Street art in Lisbon
Portugal has a strong decorative tradition in its streets. Ever since the Moors introduced the vibrant tile tradition of the azulejos, houses have been faced in ceramic patterns. As a first time visitor to Lisbon I was struck by the visual quality of this work, often showing its age, overlaid by graffiti, or in the posher ends of town renovated or reinvented, these designs are part of the city’s fabric. But Lisbon also has more contemporary facades, one of which I was happy to stubble across by accident. Street artists have been commissioned as part of the Crono project to reface some of the city’s derelict buildings, in this case a large and neglected 19th century building in the business district. The Italian street artist Blu worked alongside Os Gemeos (identical twin brothers Otávio and Gustava Pandolfo) from São Paulo, Ericailcane from Italy and Spanish artist Sam3 to transform this building on a massive scale with crocodiles, giant burglars and an oil baron sucking the Earth dry.
Sam3 whose spans animation, murals, sculpture and drawing, is perhaps best known for his large scale figurative work on buildings, billboards and walls around the world. Working mostly in black and white, the silhouetted figures, trees, ladders and animals have a strong iconic quality that makes them stand out from their surroundings. Figures struggling with huge burdens, groups of celestial dancers and hidden giants suggest some allegorical or mythological underpinning to his work. Certainly there’s a moral commentary at play, such as his a skinny bull as a symbol of the Spanish recession.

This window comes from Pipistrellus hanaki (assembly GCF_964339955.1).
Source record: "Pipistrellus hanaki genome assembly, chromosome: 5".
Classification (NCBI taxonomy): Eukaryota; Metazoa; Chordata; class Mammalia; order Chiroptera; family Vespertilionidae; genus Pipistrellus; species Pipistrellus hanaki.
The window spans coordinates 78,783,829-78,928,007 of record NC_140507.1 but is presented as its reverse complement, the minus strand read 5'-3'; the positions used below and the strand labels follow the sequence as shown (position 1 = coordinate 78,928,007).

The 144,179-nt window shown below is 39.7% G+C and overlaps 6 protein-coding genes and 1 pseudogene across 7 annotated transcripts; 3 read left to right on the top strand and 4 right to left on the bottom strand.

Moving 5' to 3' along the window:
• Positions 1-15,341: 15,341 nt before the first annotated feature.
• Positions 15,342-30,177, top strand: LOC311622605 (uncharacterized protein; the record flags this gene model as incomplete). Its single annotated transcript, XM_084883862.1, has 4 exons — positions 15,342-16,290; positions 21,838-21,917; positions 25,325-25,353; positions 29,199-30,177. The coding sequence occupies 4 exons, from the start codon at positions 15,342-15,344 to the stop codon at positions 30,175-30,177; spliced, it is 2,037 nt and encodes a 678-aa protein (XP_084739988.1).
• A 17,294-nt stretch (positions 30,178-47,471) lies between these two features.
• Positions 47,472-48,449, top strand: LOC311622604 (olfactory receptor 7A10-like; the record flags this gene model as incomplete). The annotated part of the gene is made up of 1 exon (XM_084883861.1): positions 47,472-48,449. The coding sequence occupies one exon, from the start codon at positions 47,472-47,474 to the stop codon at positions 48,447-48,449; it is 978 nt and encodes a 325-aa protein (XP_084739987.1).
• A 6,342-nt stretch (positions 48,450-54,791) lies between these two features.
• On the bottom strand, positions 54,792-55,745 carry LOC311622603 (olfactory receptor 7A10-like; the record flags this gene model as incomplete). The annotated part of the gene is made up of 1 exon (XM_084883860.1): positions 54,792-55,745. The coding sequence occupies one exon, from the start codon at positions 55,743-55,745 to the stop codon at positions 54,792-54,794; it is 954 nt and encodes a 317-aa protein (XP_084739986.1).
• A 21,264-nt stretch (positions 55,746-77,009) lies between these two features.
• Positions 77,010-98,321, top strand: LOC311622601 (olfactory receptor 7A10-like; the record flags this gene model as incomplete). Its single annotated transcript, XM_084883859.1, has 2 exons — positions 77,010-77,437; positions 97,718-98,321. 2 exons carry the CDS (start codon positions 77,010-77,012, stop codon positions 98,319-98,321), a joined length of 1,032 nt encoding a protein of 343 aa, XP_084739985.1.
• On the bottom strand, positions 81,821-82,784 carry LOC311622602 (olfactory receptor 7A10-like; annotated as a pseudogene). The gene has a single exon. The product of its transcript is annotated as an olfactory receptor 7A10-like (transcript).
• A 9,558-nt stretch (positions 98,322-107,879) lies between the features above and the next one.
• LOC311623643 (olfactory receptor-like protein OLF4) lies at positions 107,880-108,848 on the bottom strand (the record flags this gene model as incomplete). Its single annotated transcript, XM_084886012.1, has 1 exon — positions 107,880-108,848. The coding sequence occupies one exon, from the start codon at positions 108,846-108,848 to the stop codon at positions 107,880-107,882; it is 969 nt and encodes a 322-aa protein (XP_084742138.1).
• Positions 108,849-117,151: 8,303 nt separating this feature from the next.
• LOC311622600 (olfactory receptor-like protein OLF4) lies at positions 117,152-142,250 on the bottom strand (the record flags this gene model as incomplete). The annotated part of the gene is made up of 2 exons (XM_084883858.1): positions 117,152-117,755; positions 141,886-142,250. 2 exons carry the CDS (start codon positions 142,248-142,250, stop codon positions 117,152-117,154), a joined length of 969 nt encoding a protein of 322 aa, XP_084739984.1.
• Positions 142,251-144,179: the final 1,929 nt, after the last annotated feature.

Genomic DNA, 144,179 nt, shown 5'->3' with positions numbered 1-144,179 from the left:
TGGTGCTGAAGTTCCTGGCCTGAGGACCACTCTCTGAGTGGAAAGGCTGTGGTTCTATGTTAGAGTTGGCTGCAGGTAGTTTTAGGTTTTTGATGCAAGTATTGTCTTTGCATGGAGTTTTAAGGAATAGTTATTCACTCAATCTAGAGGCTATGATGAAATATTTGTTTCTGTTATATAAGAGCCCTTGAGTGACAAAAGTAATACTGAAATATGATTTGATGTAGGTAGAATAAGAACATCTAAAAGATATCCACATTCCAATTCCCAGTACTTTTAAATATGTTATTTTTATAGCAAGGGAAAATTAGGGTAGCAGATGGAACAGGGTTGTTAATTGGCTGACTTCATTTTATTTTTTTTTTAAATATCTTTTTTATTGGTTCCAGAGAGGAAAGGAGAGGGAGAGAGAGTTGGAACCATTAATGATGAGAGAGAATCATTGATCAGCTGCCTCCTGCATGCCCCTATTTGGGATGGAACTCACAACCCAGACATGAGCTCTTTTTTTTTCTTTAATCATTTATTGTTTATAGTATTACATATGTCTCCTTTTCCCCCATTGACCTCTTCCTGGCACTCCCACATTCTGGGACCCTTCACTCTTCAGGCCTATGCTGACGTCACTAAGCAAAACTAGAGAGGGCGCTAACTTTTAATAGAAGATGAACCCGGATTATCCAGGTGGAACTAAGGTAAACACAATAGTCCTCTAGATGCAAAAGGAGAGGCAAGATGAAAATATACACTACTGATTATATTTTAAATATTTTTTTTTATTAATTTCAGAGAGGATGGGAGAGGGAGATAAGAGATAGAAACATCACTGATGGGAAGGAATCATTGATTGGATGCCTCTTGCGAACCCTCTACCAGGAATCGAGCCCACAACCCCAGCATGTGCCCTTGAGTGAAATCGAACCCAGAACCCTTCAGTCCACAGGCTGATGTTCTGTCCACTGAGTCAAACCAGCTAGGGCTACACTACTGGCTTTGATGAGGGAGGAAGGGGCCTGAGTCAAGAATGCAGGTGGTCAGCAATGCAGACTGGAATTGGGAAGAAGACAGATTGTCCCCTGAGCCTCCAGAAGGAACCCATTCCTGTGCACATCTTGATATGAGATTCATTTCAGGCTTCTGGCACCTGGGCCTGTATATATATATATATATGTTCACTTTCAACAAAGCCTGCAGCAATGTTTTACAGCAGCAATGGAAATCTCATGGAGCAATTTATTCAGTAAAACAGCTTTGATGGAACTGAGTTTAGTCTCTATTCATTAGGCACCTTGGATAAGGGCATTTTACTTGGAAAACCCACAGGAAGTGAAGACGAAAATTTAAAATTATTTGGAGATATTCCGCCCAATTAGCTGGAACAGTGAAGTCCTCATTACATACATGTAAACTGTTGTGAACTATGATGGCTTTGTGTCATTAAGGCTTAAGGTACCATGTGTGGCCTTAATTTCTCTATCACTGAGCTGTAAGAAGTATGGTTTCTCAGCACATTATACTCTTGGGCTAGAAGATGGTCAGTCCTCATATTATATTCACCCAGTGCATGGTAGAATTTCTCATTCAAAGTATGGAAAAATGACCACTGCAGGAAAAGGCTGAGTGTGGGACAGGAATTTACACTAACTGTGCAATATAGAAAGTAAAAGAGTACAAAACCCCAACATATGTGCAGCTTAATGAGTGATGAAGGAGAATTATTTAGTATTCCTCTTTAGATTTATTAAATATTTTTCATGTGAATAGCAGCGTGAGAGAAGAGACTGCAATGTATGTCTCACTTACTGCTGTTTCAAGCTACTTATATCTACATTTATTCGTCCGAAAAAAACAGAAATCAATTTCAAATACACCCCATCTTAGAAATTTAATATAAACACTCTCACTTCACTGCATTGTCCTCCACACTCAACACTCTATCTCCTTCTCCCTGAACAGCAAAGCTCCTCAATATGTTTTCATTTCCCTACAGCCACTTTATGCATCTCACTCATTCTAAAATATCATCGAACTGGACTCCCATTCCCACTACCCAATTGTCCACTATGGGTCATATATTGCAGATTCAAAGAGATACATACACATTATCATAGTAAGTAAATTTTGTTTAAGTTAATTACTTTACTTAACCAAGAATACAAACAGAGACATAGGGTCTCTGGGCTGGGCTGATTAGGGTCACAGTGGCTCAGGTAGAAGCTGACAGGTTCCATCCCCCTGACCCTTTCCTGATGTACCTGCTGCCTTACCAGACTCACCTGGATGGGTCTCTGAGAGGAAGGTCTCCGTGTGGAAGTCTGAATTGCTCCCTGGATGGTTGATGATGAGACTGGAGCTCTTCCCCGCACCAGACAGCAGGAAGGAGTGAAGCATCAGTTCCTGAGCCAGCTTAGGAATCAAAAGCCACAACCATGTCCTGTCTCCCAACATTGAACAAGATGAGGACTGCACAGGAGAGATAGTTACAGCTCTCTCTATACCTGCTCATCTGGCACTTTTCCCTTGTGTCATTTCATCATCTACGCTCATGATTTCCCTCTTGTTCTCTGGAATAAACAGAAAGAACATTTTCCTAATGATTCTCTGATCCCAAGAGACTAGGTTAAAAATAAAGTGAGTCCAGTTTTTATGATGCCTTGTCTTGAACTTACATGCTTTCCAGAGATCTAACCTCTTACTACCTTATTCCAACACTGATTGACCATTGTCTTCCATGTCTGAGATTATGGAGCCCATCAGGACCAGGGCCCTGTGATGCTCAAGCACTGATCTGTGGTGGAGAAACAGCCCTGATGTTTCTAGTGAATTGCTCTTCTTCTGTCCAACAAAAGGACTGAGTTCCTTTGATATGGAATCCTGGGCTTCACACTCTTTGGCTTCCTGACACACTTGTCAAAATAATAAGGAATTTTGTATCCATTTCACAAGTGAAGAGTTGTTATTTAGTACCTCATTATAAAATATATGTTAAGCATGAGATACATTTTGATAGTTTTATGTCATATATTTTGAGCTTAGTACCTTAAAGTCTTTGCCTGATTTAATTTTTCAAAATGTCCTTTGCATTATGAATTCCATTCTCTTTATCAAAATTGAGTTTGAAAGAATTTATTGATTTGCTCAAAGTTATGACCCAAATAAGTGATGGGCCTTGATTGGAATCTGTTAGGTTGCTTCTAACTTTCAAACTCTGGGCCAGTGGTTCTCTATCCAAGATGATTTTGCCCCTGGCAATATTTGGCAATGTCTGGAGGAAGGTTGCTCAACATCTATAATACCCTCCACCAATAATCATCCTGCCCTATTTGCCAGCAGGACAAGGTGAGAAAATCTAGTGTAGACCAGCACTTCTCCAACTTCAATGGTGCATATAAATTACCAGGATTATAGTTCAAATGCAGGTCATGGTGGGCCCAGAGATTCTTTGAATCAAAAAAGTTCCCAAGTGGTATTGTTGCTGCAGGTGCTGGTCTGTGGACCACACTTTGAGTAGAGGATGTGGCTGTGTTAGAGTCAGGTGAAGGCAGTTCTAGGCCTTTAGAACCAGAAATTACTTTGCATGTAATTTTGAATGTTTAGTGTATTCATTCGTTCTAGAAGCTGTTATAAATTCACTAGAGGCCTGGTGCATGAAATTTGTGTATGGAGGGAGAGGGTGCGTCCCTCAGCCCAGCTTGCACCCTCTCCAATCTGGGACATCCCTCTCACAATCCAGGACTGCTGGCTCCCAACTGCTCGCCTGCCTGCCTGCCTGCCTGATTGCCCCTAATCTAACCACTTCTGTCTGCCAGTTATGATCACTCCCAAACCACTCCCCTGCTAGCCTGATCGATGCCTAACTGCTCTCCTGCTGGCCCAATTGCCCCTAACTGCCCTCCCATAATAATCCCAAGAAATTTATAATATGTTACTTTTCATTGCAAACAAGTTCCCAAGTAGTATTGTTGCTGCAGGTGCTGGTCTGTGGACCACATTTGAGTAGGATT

The work of Blu and Os Gemeos spans drawing and installations, street art and sculptures, some are street interventions others commissioned collaborations such as the Crono project, while the murals and drawings of Ericailcane draw from a more illustrative tradition. All share a visual playfulness that becomes all the more striking because of the scale and context of the work.
Seeing Sam3’s work in Lisbon I’m simply blown away by the simplicity and the scale, but also the fact that his work interacts with the surrounding in such a direct way; the Lisbon burglar is reaching into the building through its bricked up windows. It’s this interventionist approach to his work; incorporating the real walls and billboards, into his drawings that makes this work so exciting for me.